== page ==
My house is 15 years old. I have soffit vents and had aluminum ridge vents. For the last 15 years the ventilation seemed fine. We had hail damage and just got new shingles and ridge vents installed. Now I have owens corning ventsure ridgid roll ridge vents. My attic has been getting so much moisture building up I now have a bunch of stains on my ceilings. Everything is soaked in the attic. It is winter and has been snowing (I’m in Pennsylvania) so the ridge vent has been blocked some. I have R49 insulation and baffles in the overhangs to keep the insulation from blocking the soffit vents. I can see the soffit vents aren’t blocked. The house must be insulated good, I never have any ice dams. Would some sort of attic fan help? I need to do something. The attic will not stay dry. Everything I read says I have the best setup for ventilation. But it’s not working.
The underlayment may not have been cut out of the ventilation slot.
The aluminum style ridgevents function pretty well, the gun nailable roll vents have less free area per ft so they don’t vent as well.
You may be able to see from the attic if the underlayment is cut away.
It is cut away. I can see the mesh on the bottom of the ridge vent.
Not saying you are wrong but how do you know it’s the mesh on the ridgevent as opposed to the underlayment, they can look the same.
Like I said the gun nailable ridgevents are only 5/8" tall as opposed to 1" tall for the 4’ sections that require hand nailing with 2 1/2" nails or better, this is a 37.5% difference.
If everything was functional before and the ridge is cut open I would suggest removing the roll vent and replacing it with a product like shinglevent II or Snow Country, these are 4’ sections with more net free area.
They do not look the same. It has titanium underlayment. I have a small piece of the ridge vent left over and I looked at the bottom of it. It just seems to not flow much air. I was considering a different ridge vent.
We always use shing vent ll or equivalent. Roll vents are not very effective new and break down over time and become even less effective.
You had what you had, and it worked.
What possessed you to change it in the refit?
This is where you begin the epic chasing your tail if you don’t go back to what you had
Any vent that leaves exposed nails would be a downgrade. As has been mentioned…double check the ridge to make sure its been cut open. If it has, a 4 ft style shingle over vent may be the cure.
I concur that the old style metal ridge vent
Is more affective than any of the plastic ones.
I admit i install the plastic ones.
They can look nicer if you use the right ones.
But i wouldnt hesitate to use the metal ones if asked…
I’d use the alum, ring shank rubber gasket fastener.
I’ve replaced the plywood at the ridge on over 80% of the tear offs we have ever done that had aluminum/mobile home ridge vents. I would personally never recommend it to a customer and simply refuse to put it on new homes. Just my personal experience and opinion…
I have the same ridge vent - for 7 years because my roofer said I needed a ridge vent for superior venting. A few months ago I noticed that my entire attic is full of heavy mold. The roofers also left the bathroom fans venting in the attic. Many of the soffits were also plugged per roofers. But this ridge vent was ALSO suspect to me because the only thing that changed (if you don’t figure in the bathroom vents) 7 years ago was the addition of the ridge vent.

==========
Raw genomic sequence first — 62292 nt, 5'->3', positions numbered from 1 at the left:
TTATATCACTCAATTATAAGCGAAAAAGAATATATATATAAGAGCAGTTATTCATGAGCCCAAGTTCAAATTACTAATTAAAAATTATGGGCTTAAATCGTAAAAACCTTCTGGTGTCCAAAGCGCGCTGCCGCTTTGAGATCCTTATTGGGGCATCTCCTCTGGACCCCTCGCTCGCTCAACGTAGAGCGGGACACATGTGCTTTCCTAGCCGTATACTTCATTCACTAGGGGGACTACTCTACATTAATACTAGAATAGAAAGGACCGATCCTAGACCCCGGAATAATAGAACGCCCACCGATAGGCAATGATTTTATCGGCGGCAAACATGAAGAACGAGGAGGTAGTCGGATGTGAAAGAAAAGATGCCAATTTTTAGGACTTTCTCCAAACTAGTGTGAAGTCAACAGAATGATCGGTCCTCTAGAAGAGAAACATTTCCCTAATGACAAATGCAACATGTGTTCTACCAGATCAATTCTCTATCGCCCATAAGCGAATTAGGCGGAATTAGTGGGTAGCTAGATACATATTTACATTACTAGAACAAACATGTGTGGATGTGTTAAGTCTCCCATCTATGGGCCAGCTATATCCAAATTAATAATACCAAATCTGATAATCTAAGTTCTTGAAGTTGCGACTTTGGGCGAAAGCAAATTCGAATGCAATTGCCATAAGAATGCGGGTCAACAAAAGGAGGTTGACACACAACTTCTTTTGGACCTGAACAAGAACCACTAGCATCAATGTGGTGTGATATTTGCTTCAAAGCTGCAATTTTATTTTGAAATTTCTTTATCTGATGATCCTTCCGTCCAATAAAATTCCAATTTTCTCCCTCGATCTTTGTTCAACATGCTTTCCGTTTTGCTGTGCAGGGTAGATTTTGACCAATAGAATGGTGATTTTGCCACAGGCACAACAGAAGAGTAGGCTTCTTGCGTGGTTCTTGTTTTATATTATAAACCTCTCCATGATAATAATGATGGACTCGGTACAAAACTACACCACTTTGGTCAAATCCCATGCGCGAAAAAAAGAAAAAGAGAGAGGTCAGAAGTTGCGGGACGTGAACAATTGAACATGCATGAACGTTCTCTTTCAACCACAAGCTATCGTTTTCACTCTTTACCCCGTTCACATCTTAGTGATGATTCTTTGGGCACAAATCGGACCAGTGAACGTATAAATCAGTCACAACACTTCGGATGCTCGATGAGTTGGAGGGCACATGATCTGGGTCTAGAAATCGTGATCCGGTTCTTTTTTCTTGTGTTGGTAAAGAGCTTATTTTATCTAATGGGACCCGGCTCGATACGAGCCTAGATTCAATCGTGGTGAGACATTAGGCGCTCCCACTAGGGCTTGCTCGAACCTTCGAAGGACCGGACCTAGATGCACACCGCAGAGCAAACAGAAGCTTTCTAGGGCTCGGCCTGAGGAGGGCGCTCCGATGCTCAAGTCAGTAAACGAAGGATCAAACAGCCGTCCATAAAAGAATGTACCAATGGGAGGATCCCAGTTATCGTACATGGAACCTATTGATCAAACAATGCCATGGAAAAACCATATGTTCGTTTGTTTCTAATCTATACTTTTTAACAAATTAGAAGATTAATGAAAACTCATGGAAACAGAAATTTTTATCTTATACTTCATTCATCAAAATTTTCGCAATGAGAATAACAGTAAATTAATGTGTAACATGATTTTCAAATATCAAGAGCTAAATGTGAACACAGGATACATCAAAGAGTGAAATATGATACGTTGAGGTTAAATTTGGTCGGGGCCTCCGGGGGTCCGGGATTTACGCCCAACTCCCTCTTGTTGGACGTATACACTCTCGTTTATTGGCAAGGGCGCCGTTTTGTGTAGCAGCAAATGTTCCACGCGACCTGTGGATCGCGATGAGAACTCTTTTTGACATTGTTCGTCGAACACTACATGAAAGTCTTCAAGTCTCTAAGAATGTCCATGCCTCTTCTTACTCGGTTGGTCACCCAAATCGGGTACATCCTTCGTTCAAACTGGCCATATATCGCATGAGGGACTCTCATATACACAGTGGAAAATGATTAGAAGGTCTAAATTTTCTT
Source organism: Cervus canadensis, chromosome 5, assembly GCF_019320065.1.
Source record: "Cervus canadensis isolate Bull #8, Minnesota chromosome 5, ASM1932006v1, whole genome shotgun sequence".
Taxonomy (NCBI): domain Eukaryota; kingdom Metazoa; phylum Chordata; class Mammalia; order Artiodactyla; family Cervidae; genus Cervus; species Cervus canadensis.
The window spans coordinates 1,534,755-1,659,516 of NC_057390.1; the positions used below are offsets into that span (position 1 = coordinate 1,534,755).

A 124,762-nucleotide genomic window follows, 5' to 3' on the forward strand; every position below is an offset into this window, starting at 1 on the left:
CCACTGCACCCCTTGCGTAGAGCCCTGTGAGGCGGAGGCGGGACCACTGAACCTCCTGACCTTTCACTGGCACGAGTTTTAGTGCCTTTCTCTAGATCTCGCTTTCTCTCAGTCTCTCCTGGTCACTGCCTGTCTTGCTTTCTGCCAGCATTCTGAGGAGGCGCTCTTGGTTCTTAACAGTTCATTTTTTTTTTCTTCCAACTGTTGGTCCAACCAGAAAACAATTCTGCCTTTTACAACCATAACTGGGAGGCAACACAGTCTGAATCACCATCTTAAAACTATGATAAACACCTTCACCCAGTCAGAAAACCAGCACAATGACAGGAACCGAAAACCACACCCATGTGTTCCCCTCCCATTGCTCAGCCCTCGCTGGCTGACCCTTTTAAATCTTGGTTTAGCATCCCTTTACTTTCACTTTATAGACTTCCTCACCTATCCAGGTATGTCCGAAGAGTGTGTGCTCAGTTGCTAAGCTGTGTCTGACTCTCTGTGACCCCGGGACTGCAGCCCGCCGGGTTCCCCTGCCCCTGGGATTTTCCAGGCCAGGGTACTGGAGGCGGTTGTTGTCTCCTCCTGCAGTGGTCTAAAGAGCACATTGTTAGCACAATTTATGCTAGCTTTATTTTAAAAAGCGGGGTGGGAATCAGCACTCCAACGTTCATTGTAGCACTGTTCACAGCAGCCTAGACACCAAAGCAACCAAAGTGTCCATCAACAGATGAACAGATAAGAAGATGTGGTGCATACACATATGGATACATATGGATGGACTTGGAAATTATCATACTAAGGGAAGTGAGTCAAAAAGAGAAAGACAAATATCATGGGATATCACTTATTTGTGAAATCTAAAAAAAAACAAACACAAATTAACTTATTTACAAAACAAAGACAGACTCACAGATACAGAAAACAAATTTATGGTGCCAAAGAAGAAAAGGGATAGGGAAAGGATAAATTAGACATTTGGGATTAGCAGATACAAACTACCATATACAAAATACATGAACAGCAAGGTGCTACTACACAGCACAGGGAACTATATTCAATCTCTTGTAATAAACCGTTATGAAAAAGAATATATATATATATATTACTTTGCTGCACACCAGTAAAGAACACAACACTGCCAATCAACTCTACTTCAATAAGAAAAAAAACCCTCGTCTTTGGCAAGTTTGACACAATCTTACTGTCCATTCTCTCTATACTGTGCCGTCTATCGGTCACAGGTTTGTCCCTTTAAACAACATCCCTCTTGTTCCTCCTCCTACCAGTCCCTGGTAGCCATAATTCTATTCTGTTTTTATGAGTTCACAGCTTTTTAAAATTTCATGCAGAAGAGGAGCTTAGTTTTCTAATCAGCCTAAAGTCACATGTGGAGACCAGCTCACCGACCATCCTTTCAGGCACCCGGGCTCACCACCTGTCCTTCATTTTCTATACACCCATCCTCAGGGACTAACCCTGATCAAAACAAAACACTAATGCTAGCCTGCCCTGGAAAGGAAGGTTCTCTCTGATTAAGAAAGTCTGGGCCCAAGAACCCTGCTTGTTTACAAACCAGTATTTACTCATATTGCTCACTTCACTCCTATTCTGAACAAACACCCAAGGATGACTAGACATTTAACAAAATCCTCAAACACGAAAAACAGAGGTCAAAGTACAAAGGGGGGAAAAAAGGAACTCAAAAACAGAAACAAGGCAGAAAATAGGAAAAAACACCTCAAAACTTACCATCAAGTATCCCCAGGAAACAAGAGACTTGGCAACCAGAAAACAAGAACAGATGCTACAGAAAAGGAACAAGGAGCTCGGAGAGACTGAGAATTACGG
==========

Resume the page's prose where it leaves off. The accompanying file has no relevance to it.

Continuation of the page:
Therefore, I ran a quick test to verify. I recently installed enough soffits to satisfies todays 150 rule and half soffit/half ridge vent NFVA even though back in 2011 I believe it was the 300 rule. I also made sure all soffits were clear of any insulation. The high was a cool 72 and my home only gets 4-5 hours of direct sunlight due to massive oaks around my home and yet the attic maxed out near 50 degrees warmer than the outside air. That there tells me it’s moving little if no air through those ridge vents. I can’t imagine what I would see if I had all day direct sunlight and it was 90.
The mold was because the bathrooms were venting into the attic.
Ridge vent wouldnt increase mold unless it was leaking( installed wrong)
I admit your 50 degrees higher than 72 degrees on a shady lot is high.
I almost dont believe it.
I would check to make sure that the roofers didnt “forget” to cut the underlayment out.
When you look through the cut-out at the ridge that you are looking at the bottom of the ridge vent.
Yes the mold is definitely from the bathroom exhaust. But it’s possible that the bath vents ALWAYS vented into the attic and I had no mold for 23 years UNTIL the ridge vent was put on. So all indications point to this ridge vent not venting properly.
There is a good 3 inch gap at the ridge and the underlayment is not there. I just see the white fiber filter from the ridge vent.
I did another test today - a little hotter around 85 and the attic got to 124. Tomorrow I’m going to completely block the ridge vent and see if I get the same temperatures. If I get the same temps what does that say? I think it says the ridge vent isn’t working.
The mold is most likely a direct result of the bathroom vent fan. Are you sure it was venting outside before the new roof?.
Do you have any pictures? Ridge vent is not there to control temperature, its purpose is to allow air to escape. What type of Ridge vent was installed? The mesh filter roll type or the rigid plastic type? In my opinion the roll type is just about worthless and over time breaks down and becomes more useless.
where is the major presence of the mould?
No I’m not sure. It could have been there all alone and was just better vented with the mushroom vents and attic fan. The ridge vent is Owens Corning Rigid roll - yes worthless. I get the same temps whether I plug the vent or leave it open.